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Already Stung By SXSW's Cancellation, Austin Businesses Brace For More Events To Get Called Off

Cindy Lo, owner of Red Velvet Events
Gabriel C. Pérez
Cindy Lo, who owns Red Velvet Events, says she feels bad for the contractors she had hired to work SXSW.

Cindy Lo spent the weekend after South by Southwest was canceled reassessing things. The owner of Red Velvet Events and her 27 employees have a reputation for transforming spaces into experiences for clients like Mercedes Benz and Tito’s Vodka. The loss of the festival could have been worse for her.

“Because of the way our contracts are written, we get paid for the planning up to the point, so that actually didn’t hurt us financially,” she said. “It hurt more [for] the hourly contractors.”      

Credit Thomas Burblies / Red Velvet Events
Red Velvet Events
Red Velvet Events designed the Mercedes-Benz house for SXSW in 2019.

The temp workers she hired for the week were all cut.

“We had 822 hours on the books that were supposed to be paid out to these contractors,” she said. “That’s the painful part. That’s people who were saving up probably for this time to kind of catch up, or maybe get ahead, and now they can’t. So that’s unfortunate.”   

To put that into perspective, that’s like you and 19 of your coworkers not getting paid for a week. 

Over 34 years, a financial ecosystem has grown up around SXSW. Big companies may sponsor events, but they hire locally to put them into action. 

Amanda Fairman did freelance work for live music events. At the end of last year, she and a friend decided to put all their festival experience to work and open their own print shop, Bluebonnet Custom Graphics.

“We’re both at a point where we want to grow with what we’re doing and I want to take something that’s not as gig-heavy," she said. "So we launched the print shop and everything started to take off."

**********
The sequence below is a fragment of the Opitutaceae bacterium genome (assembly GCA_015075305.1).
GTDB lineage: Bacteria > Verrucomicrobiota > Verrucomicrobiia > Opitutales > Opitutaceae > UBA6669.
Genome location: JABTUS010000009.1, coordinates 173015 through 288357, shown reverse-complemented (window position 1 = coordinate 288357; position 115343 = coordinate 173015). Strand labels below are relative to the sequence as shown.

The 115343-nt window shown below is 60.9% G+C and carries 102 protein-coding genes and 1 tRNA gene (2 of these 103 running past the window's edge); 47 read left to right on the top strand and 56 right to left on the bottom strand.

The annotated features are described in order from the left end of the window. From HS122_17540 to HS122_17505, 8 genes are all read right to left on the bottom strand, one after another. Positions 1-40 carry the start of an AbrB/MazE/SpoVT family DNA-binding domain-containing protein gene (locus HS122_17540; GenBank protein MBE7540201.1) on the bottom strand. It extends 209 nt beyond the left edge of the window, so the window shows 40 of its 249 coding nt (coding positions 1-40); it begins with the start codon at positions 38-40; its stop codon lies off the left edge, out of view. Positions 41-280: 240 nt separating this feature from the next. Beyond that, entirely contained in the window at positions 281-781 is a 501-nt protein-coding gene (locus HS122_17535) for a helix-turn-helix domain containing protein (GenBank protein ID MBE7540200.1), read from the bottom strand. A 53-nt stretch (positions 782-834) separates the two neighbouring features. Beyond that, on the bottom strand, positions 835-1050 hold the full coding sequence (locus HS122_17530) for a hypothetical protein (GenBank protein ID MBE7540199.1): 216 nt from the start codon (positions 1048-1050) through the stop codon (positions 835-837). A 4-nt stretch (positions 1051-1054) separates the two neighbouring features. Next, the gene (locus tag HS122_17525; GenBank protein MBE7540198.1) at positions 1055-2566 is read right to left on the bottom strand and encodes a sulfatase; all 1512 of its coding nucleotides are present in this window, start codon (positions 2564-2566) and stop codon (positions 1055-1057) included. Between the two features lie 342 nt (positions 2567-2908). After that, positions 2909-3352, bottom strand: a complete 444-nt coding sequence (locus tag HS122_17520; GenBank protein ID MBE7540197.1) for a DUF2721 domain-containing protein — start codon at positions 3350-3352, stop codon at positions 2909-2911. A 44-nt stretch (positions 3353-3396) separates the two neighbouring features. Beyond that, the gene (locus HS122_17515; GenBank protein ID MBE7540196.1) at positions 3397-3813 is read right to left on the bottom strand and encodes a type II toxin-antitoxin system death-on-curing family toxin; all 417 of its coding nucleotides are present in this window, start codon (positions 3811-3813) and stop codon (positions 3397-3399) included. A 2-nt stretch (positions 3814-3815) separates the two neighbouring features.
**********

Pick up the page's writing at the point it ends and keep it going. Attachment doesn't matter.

Before SXSW, Bluebonnet had $50,000 in orders for T-shirts, bags, flyers – the swag you would get from shows and conferences. 

“That was the biggest number we had ever gotten to,” Fairman said. “So, we were pretty excited to even see that on paper, just seeing it in quotes, but it was heartbreaking because Friday, it was just like, ‘Aaaaand it’s all gone.’” 

For some small-business owners and freelancers, SXSW was like Black Friday, Christmas, Super Tuesday… whatever metaphor you prefer. 

Without it, things are bad. And without other events on Austin’s calendar, conditions could get dire.

Hoping to mitigate the spread of the coronavirus, the City of Austin and Travis County expanded the ban on mass gatherings this week. Officials are allowing big events only if they check specific boxes.

“Some of the things we are going to be looking at as far as the criteria would be crowd density, whether it’s going to be an indoor or outdoor event, the layout of the venue, whether the event is a registered or nonregistered event, the number of participants that may be coming from areas that are affected by the COVID-19 outbreak within the last 14 days of that event,” Stephanie Hayden, director with Austin Public Health, said Friday. 

MotoGP, the world’s top level of motorcycle racing, postponed its Austin race until November. The Americas Grand Prix, which was to take place the first weekend in April, would have been MotoGP’s first event of the year after two other races were canceled or postponed due to virus concerns.

The Austin Urban Music Festival announced Wednesday it will be postponed. It was supposed to happen the last weekend of the month.

Eighteen other upcoming events are “being reviewed” by Austin Public Health. And that's just the big stuff; corporate meetings and conferences of all sizes are on the ropes.

Austin Mayor Steve Adler said last week the city will deal with all the ramifications from these cancellations. One of those ramifications will be financial insecurity for a city that has not had too much of it in the last decade.

Lo said opening her email and picking up the phone has been difficult.

“What really is hurting us is this future fear,” she said. “So, April, May and June – they’re starting to say, ‘Wow, if you can’t have South By, maybe you can’t have my April program.’ And they’re starting to inquire about that and that’s what’s scary.”      

Red Velvet's yearly goal is probably unattainable. But for now, the team holds on.

Fairman says she's still hoping to finish some work for Rodeo Austin to sustain her print shop. In the meantime, she’ll pick up live music production shifts – assuming there are some to pick up. 

Jimmy is the assistant program director, but still reports on business and sports every now and then. Got a tip? Email him at Follow him on Twitter @maasdinero.
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